Building NGOs capacity is important for Romania


Around 40 NGOs from Romania, Norway and Iceland met on 26 and 27 November in Bucharest, to build and plan the projects that will be submitted in the second round of funding in the program NGO Fund in Romania, financed by the EEA grants 2009-2014. The meeting took place in the framework of a seminar aiming to match possible partners, and it is one of the activities seeking to support the development of bilateral relations between Romania and the donor countries of the program: Norway, Iceland and Liechtenstein.

Funds to identify partners

In order to identify partners form the donor countries, NGOs from Romania are invited to apply to the component of the program that emphasizes the support for the bilateral relations within the NGO Fund, which is to be opened in the first week of December 2013. Organizations wishing to apply for funding in the upcoming call of bilateral visits could travel in one of the 3 countries (Norway, Iceland and Liechtenstein) to establish meetings with local NGOs - possible partners for the future projects. The amount available for this type of activity is around 68,000 Euros.

The next call for proposals will be opened in the first half of 2014 and has over 10 million Euros for projects that could be funded with amounts between 5,000 and 250,000 Euros.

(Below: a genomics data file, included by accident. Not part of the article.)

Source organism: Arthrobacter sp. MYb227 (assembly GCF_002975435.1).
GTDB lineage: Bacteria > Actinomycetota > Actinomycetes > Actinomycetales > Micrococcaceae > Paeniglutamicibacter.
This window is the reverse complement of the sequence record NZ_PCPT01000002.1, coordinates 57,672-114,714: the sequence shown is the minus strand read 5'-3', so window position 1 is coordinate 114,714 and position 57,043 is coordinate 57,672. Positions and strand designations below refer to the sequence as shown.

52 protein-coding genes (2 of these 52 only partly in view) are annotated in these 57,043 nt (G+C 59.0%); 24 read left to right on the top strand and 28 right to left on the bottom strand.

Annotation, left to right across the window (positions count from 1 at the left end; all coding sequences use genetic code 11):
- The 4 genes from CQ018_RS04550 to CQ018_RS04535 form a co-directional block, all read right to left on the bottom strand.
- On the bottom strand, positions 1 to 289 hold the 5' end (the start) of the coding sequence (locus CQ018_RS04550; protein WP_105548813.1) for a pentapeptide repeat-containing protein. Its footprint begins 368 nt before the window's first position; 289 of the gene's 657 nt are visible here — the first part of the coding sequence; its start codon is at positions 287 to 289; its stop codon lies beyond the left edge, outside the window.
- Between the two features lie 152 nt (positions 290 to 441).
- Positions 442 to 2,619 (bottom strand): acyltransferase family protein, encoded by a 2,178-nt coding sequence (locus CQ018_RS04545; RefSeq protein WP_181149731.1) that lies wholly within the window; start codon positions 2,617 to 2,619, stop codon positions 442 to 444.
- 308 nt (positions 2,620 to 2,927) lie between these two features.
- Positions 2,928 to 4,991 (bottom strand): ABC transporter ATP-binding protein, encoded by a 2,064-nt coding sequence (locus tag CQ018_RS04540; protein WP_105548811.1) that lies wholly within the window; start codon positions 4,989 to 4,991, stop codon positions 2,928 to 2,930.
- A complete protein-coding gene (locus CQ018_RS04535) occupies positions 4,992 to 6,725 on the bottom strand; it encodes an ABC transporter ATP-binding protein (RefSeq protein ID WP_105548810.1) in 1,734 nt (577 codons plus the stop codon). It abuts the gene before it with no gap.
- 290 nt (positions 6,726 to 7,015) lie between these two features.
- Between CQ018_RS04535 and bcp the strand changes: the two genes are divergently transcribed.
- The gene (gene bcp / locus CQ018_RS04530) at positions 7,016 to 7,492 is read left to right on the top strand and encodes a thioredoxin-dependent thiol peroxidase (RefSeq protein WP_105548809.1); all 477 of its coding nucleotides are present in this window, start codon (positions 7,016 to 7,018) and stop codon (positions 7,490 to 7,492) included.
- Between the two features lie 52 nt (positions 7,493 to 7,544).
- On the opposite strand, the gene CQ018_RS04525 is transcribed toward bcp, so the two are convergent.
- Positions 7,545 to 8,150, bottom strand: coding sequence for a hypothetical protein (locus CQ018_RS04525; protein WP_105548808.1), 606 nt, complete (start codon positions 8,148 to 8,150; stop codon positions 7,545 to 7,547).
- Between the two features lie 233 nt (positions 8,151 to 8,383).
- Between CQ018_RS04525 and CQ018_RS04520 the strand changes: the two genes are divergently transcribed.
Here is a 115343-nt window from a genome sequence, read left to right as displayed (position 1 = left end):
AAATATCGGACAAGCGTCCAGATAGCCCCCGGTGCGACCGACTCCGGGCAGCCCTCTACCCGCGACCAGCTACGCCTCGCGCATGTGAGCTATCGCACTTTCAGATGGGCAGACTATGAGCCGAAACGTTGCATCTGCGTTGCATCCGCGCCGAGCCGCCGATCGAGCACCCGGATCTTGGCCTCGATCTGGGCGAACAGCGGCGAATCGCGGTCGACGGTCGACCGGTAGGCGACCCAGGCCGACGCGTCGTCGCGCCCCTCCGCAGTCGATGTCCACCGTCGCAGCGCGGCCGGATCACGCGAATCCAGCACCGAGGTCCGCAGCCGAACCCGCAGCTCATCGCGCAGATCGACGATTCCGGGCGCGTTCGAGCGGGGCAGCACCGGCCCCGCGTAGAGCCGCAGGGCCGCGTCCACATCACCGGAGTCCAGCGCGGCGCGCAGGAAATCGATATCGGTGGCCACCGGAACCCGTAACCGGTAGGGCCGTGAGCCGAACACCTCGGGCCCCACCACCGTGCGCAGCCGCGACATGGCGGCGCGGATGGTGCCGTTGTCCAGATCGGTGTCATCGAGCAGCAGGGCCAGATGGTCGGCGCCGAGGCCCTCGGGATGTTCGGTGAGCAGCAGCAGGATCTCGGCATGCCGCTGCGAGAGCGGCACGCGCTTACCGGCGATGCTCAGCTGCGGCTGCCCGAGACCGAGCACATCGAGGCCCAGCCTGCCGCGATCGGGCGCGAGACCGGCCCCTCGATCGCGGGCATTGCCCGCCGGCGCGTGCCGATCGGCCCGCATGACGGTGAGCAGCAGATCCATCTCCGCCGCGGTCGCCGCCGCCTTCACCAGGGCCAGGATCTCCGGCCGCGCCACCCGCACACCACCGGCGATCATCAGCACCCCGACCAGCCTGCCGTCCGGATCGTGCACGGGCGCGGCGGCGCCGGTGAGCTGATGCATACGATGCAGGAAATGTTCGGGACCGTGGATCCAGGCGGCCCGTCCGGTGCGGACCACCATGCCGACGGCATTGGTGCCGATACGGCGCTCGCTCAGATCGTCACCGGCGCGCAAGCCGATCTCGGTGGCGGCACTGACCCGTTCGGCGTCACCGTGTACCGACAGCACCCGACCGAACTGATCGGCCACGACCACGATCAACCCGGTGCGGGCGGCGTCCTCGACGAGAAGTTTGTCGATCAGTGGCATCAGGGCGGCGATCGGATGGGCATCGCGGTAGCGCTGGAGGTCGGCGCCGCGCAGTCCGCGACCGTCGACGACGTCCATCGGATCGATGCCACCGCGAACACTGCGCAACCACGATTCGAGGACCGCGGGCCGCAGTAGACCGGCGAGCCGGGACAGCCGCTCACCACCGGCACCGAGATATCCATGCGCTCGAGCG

Her Excellency, Ms Tove Bruvik Wetberg Ambassador of Norway attended the seminar and delivered a welcome message to the participating organizations. According to her declaration, the development of the Norwegian society is mainly due to the nongovernmental organizations too, and as a result, increasing the capacity of the NGOs is important in Romania too.

Why do we need organizations from Norway and Iceland?

Civil society in Norway has an extensive experience in developing projects in multiple domains. "A paradox is that over 50% of Norwegian NGOs have an annual budget under 6500 Euros. In fact, it is a sign of maturity, because good part of these NGOs work through volunteering or donations and membership fees support”, said Lillian Solheim, Project Manager, Norwegian Helsinki Committee. Volunteering and mobilizing community resources are two of the areas where Norway can be an example for Romania. In Norway, more than 80% of the population is engaged in non-governmental organizations work and about half of the population in volunteering. Given that only about 7% of Romanians are involved in NGO activities through volunteering and only 3% by donations or other charitable activities, Romania has a lot to learn from the experience of Norwegian organizations.

The capacity to critically evaluate the public decisions and to influence them is another example of area in which Romania needs positive examples and increased involvement, and the organizations from the donor countries make available their expertise in the field. Governments and administrations in the Nordic countries are famous for transparency, fairness and openness to public spending of taxpayer citizen.